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Google’s systems cannot verify the accuracy of content; instead, it relies on signals that the company thinks aligns with “relevancy of topic and authority,” according to Danny Sullivan, Google’s search liaison, in a tweet posted from his personal account on September 9. This attracted attention from SEOs and kicked off a conversation.
the tweet and the question that prompted it.
It’s not a popularity contest. When Bill Slawski, director of SEO research for Go Fish Digital, cited Google’s own explanation of how search algorithms work, interpreting them to mean that popularity determines confidence scores for content, Sullivan replied, “No. It is not popularity.” He then elaborated that popularity would be too simple a signal and possibly inapplicable to new queries, which constitute 15% of Google’s daily search volume.
In pursuit of more authoritative search results: Some history. In an attempt to improve the quality of its results, Google announced Project Owl in April 2017; the project placed more emphasis on authoritative content and enabled users to provide feedback for autocomplete search suggestions and featured snippet answers.
In November 2017, Google also teamed up with The Trust Project to bring more transparency to news content and combat the distribution of misinformation. One of its first steps was to enable publishers to add up to eight “trust indicators” to disclose information such as who funds the news outlet, the outlet’s mission, the author’s expertise, the type of writing and so on, via structured data markup.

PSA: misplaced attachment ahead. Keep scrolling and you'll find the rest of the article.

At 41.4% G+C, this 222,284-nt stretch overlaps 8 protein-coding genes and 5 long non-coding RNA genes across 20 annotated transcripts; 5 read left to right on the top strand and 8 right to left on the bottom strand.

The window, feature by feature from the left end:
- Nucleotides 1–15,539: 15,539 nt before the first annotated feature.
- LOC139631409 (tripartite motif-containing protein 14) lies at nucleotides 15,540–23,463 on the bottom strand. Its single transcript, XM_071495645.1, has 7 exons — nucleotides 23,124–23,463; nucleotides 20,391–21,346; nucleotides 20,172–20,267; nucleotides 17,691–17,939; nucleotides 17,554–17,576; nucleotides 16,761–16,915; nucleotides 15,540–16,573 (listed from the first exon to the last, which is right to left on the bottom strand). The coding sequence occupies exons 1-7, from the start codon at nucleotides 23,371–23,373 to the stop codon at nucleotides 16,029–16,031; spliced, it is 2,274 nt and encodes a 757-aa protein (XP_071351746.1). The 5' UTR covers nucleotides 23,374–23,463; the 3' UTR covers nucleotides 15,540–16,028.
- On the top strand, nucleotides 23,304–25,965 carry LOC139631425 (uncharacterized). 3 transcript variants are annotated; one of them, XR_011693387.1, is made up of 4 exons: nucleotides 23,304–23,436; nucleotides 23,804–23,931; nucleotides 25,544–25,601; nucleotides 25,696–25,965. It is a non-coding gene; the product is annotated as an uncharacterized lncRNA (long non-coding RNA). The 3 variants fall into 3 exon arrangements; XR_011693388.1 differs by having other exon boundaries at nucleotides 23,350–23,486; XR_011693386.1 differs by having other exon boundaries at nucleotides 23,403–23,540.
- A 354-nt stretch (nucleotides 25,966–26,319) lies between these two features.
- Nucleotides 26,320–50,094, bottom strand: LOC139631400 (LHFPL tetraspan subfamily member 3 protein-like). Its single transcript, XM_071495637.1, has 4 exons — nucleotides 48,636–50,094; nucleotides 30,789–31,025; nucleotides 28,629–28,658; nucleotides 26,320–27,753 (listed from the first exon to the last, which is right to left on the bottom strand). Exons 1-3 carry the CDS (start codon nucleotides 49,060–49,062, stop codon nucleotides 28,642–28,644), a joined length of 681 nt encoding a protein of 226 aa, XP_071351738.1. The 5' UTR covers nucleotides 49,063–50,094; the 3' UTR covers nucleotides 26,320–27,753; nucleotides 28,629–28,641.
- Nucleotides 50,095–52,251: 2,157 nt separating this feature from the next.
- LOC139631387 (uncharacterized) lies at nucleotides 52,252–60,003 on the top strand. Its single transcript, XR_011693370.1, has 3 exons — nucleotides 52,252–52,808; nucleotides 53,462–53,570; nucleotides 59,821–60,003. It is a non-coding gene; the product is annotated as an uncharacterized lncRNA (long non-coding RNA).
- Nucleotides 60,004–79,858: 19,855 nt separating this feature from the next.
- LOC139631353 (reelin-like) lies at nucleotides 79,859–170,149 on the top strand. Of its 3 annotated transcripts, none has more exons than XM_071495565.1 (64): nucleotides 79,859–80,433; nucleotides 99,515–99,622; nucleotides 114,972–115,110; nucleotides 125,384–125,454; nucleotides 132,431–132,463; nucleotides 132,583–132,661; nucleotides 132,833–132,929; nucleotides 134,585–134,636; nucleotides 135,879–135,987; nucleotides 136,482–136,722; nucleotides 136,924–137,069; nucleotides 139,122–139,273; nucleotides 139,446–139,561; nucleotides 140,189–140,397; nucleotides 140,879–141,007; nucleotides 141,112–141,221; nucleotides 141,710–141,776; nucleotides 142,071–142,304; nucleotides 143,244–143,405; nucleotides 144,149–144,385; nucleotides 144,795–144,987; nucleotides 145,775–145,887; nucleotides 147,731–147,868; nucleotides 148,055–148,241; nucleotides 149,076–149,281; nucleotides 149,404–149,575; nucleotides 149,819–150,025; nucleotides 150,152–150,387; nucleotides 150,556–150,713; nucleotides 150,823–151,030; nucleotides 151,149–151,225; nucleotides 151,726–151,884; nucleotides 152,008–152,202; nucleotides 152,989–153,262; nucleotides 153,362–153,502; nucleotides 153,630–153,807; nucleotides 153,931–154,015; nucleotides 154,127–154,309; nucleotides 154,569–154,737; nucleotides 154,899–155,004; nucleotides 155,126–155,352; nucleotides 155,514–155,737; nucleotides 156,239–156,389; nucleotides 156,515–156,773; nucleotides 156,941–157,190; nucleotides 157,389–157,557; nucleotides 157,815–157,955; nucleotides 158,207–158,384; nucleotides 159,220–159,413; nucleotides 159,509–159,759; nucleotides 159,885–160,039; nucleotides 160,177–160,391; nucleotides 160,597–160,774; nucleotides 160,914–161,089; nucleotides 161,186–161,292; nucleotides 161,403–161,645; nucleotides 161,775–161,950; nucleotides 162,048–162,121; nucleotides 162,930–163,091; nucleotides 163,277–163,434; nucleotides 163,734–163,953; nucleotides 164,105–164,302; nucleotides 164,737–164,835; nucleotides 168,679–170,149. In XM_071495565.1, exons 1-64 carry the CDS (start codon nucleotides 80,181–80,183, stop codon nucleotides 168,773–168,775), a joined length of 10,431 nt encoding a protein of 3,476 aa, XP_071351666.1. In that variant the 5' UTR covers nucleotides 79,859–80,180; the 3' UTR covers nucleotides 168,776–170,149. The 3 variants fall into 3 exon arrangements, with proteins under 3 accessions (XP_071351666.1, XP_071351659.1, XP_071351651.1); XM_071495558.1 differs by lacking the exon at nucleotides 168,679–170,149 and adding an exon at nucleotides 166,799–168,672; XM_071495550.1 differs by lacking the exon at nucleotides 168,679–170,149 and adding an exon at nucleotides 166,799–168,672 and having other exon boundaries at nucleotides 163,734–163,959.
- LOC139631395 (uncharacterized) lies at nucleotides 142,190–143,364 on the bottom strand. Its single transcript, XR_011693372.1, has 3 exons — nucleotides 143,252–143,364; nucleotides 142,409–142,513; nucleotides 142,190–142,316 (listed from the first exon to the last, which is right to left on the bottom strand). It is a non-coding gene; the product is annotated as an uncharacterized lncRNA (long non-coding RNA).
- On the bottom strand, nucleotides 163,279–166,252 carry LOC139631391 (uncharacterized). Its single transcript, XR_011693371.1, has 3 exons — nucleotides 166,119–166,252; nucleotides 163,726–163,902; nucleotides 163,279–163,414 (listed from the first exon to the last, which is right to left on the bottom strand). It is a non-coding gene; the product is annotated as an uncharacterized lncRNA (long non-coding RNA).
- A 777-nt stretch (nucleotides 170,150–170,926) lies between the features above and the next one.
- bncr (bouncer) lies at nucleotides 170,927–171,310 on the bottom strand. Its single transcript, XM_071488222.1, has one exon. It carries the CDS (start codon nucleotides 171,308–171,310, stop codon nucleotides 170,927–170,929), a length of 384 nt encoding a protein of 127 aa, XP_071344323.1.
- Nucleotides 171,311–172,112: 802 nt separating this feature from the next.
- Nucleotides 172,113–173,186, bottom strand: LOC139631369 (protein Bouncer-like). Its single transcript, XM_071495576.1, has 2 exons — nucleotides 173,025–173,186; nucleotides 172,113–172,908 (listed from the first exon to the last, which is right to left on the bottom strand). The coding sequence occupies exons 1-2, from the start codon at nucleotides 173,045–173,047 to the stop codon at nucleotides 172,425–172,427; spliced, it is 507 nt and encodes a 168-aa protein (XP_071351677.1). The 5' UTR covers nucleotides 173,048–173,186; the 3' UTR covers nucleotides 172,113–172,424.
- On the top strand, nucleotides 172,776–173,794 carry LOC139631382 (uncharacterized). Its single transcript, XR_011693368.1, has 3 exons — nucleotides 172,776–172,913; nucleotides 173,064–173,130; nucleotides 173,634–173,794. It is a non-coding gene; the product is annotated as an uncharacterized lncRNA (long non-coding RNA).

In September 2019, the company updated its Search Quality Rater Guidelines to emphasize vetting news sources as well as YMYL content and its creators. It also expanded the basis for which a rater might apply the lowest ratings to content that may potentially spread hate.
The reaction. Sparktoro founder Rand Fishkin disagreed with the basis for Sullivan’s explanation, countering that machines can assign levels of accuracy to content, citing Google’s “fact extractions ranging from calculator answers to filmographies to travel info.”
Judith Lewis, founder of DeCabbit Consultancy, highlighted the complexity of the issue, adding that machine learning does “enable a degree of assessment of the accuracy of anything not related to personal experience.” Lewis also suggested that Sullivan’s answer may be meant to give Google a bit of leeway on the matter.
Jenny Halasz, president of JLH Marketing, echoed a sentiment that may be shared by many SEOs when she tweeted, “YES, a thousand times YES! Thank you @dannysullivan. This is a myth that will not die.” Halasz also pointed out the irony that Google itself provides search results with content claiming that accuracy is a ranking factor.
Why we should care. Content accuracy is important for users, but, as Sullivan explained, it’s not a Google ranking factor. Topic relevance and authority — not to be confused with popularity, which may result from the two — are the signals Google’s systems rely on to rank content.